In the working world, accidents can happen. It’s as Murphy’s Law states – if anything can go wrong, it will go wrong. The workplace isn’t the only place that these dangers lay – anyone not proactive enough about their health and safety (or perhaps anyone just plumb unlucky) can suffer consequences. In a professional environment where employers can be held liable for accidents on the job, it’s crucial to have protective measures in place. OSHA lives to keep everyone safe – and it’s a lot bigger of a job then you might think.
What Exactly Does OSHA Do?
OSHA exists as a federal agency that protects the rights and safety of most private-sector employees/employers. Unless you work for state or local governments, are self-employed, or work on a family farm, your rights to safety are protected. Anyone working for or under a business held accountable to OSHA guidelines is guaranteed a number of rights. OSHA is responsible for setting health and safety standards across the board for a number of fields of business. From the mundane tasks of office work or clerk duties to the intensive labor of construction and the medical fields, OSHA has regulations put in place to protect your safety. Those safety guidelines go far beyond ensuring safe walkways and properly maintained equipment. OSHA also requires and provides training to make sure everyone is well educated on proper procedures.
OSHA can also step in to protect a worker if they feel like conditions are not being met. Employees reserve the right to report workplace injuries, lodge complaints against their place of work, and request safety data information pertinent to their work environment. If a workplace is found to be negligent, OSHA can write citations and (if the issue persists) administer fines to urge the employer to make changes.
What Are Some Examples of OSHA Guidelines?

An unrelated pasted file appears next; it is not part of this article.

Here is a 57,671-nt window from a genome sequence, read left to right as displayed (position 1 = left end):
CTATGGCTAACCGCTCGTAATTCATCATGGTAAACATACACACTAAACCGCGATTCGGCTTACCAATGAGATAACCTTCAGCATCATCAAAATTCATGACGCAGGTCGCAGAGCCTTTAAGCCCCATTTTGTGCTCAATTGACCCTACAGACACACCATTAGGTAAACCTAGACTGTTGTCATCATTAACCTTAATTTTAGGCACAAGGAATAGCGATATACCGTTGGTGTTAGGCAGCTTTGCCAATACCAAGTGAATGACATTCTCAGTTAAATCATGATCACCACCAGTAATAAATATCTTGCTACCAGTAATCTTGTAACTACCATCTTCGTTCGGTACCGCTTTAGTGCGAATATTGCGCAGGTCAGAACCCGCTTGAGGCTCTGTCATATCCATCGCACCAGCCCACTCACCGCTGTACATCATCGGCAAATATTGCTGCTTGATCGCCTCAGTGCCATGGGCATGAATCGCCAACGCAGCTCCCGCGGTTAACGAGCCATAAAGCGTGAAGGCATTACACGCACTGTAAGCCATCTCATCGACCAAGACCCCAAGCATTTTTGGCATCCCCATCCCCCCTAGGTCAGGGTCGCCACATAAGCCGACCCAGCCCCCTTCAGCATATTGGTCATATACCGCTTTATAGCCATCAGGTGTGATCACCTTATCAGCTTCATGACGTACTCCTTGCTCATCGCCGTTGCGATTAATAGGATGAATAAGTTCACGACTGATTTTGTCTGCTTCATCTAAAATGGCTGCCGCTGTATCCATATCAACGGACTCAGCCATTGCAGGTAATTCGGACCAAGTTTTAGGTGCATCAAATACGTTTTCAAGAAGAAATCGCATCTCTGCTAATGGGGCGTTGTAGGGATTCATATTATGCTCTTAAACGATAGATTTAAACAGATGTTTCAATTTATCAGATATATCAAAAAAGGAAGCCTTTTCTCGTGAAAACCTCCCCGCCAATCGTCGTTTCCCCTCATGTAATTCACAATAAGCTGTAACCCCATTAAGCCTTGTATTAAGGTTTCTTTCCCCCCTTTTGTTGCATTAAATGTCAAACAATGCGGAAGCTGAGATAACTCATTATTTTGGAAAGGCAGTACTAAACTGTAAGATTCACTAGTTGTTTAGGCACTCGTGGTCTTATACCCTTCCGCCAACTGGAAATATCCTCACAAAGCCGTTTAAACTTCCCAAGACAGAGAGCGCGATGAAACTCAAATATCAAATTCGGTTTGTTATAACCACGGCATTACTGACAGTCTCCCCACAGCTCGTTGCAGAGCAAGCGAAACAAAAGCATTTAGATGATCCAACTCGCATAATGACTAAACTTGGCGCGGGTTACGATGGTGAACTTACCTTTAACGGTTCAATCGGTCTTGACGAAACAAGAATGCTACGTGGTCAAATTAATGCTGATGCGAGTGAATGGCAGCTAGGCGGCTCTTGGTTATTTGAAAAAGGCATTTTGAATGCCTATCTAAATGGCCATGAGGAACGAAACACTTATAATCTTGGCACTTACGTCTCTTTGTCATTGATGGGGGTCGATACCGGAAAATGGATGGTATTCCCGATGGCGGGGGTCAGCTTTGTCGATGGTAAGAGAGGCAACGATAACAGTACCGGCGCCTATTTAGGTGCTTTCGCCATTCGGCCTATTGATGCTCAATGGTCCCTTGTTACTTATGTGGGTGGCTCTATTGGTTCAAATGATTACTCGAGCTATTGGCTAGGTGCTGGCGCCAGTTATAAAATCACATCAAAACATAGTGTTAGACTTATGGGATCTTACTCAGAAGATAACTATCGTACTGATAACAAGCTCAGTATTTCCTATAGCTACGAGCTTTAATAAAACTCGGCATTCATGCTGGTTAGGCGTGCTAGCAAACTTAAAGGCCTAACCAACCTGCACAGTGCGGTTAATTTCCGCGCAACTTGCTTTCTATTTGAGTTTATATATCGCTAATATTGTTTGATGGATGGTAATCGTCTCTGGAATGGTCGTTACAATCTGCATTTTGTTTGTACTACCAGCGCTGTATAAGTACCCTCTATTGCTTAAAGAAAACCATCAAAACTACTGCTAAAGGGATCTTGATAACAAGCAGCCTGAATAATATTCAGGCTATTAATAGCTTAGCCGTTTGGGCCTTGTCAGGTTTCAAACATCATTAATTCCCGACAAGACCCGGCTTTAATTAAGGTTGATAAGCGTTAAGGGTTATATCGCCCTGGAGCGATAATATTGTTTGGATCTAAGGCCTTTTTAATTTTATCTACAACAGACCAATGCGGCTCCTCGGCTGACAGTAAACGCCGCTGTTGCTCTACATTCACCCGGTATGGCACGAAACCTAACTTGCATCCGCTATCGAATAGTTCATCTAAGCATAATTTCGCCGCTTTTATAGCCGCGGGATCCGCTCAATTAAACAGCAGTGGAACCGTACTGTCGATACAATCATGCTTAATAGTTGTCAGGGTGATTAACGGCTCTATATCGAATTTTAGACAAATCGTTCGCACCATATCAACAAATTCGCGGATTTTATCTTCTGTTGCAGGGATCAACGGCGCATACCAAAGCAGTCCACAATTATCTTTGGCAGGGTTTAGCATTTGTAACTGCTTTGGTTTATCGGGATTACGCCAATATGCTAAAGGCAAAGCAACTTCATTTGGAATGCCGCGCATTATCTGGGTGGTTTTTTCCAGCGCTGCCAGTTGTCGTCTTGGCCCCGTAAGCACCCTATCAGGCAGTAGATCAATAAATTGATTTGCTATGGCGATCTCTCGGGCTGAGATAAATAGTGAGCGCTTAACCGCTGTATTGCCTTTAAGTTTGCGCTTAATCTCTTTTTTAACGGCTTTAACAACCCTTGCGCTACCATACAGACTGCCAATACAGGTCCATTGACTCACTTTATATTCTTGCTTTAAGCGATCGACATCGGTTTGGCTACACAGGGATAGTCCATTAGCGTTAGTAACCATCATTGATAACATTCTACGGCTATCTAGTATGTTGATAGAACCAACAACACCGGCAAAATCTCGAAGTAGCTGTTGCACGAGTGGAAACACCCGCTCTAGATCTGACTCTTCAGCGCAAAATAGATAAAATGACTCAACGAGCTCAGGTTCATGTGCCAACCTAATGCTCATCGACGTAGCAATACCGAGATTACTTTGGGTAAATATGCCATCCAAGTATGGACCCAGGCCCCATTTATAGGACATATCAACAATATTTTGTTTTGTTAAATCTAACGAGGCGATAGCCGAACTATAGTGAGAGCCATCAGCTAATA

Across all sectors of business, OSHA finds a number of citations that need to be addressed and publishes that list to alert employers about what they can and cannot do. Most frequently noted are fall protection and prevention. Fall hazards come in countless types, forms, and varieties. Accounting and preventing falls is a difficult endeavor if done right, but it’s worthwhile in the long run.
Also on the list is hazard communication – or making workers explicitly aware of various chemical hazards and how to best avoid or counter them. It’s not always as clear of a hazard as a steel drum of oil – hazards exist in everything from printer ink to exhaust fumes. Common cleaning chemicals are obviously not smart to drink or mix carelessly, but other interactions between cleaner and material should be noted if your job requires it.
One of the more immediately hazardous citations that are found exist with scaffolding and harnesses – meant to keep workers safe high above the ground. A fall from a height you find scaffolds and harnesses at can cause serious injury at the very least. Construction of the safety measures is regulated, regular use is regulated, and maintenance of all the moving parts is heavily scrutinized. Employers and employees alike have to do their part to make sure all measures taken are followed to the letter to avoid that deadly fall.
Training and Certification
OSHA is responsible for a large amount of the general education that workers and supervisors need to maintain a well-kept ship. Respectively, OSHA offers 10 and 30-hour general education courses to start, and then a number of supplementary courses to further education on specific levels. Courses are offered on many levels to ensure that nothing is glossed over and every important aspect of the job can be well communicated and educated upon. In cases where OSHA themselves do not offer the course you need, they will certify other companies or associations to provide training. Silver State Wire Rope and Rigging offers training specific to the use of wire rope in rigging for a number of industries. Construction, mining, utility, and entertainment all have their specific needs for rigging, and we can offer the knowledge you need to stay safe. Learn more about our OSHA certification rigging training, and about our expertise in the industry!